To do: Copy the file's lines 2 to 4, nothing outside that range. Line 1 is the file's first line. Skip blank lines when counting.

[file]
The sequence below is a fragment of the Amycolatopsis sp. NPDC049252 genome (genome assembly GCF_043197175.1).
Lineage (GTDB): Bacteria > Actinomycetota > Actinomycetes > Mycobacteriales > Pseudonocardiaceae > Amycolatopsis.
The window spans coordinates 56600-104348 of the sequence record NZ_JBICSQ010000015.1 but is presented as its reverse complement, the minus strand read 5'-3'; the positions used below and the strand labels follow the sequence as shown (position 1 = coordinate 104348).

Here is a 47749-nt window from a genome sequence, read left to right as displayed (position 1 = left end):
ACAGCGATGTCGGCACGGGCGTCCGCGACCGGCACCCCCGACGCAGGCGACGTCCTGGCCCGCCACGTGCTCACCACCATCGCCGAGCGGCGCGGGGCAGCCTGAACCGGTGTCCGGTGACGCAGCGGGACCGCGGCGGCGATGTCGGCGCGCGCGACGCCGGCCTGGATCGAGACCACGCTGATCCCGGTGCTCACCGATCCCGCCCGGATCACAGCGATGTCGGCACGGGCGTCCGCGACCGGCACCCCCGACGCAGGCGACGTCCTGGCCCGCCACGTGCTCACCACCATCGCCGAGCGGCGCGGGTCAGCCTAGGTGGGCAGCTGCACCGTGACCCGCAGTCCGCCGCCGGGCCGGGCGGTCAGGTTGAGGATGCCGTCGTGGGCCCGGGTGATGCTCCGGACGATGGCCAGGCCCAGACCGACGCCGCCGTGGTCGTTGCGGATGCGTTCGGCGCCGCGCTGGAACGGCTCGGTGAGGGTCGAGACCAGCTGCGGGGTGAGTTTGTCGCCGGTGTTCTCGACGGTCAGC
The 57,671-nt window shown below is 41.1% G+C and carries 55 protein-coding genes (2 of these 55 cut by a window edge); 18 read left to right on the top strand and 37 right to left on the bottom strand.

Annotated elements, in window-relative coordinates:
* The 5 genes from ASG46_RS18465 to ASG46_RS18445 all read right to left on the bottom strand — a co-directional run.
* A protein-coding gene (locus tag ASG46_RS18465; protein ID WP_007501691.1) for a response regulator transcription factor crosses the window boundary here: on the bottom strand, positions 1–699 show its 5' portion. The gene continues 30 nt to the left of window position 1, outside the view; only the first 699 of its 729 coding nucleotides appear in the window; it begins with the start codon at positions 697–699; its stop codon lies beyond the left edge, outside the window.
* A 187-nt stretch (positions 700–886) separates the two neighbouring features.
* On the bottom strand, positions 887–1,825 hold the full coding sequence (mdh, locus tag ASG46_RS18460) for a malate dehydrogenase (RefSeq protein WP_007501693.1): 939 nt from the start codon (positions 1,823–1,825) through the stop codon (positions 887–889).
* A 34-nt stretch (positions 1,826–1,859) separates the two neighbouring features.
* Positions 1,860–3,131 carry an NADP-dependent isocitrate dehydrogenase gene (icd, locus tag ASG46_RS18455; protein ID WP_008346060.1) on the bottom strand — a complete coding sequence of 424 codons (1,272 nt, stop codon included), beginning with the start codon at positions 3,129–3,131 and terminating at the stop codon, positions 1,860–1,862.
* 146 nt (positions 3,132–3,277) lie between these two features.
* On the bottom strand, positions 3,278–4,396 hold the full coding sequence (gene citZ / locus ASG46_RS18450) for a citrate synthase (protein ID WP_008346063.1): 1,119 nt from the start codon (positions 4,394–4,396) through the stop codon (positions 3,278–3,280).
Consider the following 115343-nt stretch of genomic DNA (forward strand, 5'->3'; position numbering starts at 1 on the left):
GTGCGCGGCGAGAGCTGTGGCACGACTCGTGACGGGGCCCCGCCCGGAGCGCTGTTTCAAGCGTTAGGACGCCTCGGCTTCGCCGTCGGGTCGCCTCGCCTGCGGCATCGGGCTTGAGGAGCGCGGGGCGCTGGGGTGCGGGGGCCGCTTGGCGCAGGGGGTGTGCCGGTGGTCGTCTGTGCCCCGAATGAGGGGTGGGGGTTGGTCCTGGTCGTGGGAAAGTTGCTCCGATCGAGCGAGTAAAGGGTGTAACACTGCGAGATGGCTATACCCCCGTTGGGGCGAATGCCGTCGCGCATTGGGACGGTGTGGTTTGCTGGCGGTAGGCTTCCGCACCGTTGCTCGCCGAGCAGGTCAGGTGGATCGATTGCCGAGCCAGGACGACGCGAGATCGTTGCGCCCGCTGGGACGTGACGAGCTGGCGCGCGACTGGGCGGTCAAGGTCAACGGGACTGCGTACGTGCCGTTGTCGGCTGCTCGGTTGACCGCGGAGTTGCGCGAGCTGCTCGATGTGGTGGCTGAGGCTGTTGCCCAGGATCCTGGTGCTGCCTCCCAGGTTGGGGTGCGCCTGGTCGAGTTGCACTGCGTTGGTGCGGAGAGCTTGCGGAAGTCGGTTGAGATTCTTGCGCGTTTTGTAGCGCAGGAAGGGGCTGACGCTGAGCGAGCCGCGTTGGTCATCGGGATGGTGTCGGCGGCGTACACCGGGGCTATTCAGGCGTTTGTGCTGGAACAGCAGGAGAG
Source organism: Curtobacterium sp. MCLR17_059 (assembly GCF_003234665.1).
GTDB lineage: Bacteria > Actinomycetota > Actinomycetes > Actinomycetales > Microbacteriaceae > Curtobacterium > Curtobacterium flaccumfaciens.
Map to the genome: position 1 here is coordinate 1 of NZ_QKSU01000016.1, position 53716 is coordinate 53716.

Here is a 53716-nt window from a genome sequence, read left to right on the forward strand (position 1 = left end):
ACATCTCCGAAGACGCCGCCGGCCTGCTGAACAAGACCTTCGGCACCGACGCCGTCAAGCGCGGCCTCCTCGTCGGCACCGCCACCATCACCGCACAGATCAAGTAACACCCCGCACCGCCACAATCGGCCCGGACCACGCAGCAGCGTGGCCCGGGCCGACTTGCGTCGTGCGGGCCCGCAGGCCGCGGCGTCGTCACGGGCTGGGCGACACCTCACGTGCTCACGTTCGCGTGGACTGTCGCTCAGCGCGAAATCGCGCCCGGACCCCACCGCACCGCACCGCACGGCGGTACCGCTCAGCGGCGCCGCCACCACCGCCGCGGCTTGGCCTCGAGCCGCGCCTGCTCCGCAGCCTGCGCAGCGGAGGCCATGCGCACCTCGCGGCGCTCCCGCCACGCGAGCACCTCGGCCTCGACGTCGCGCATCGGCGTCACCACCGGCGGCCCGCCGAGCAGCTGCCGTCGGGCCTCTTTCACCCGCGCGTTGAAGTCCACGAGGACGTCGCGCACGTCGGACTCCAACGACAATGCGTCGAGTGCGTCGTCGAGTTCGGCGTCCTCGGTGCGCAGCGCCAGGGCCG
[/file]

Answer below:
Lineage (GTDB): Bacteria > Actinomycetota > Actinomycetes > Mycobacteriales > Pseudonocardiaceae > Amycolatopsis.
The window spans coordinates 56600-104348 of the sequence record NZ_JBICSQ010000015.1 but is presented as its reverse complement, the minus strand read 5'-3'; the positions used below and the strand labels follow the sequence as shown (position 1 = coordinate 104348).

Here is a 47749-nt window from a genome sequence, read left to right as displayed (position 1 = left end):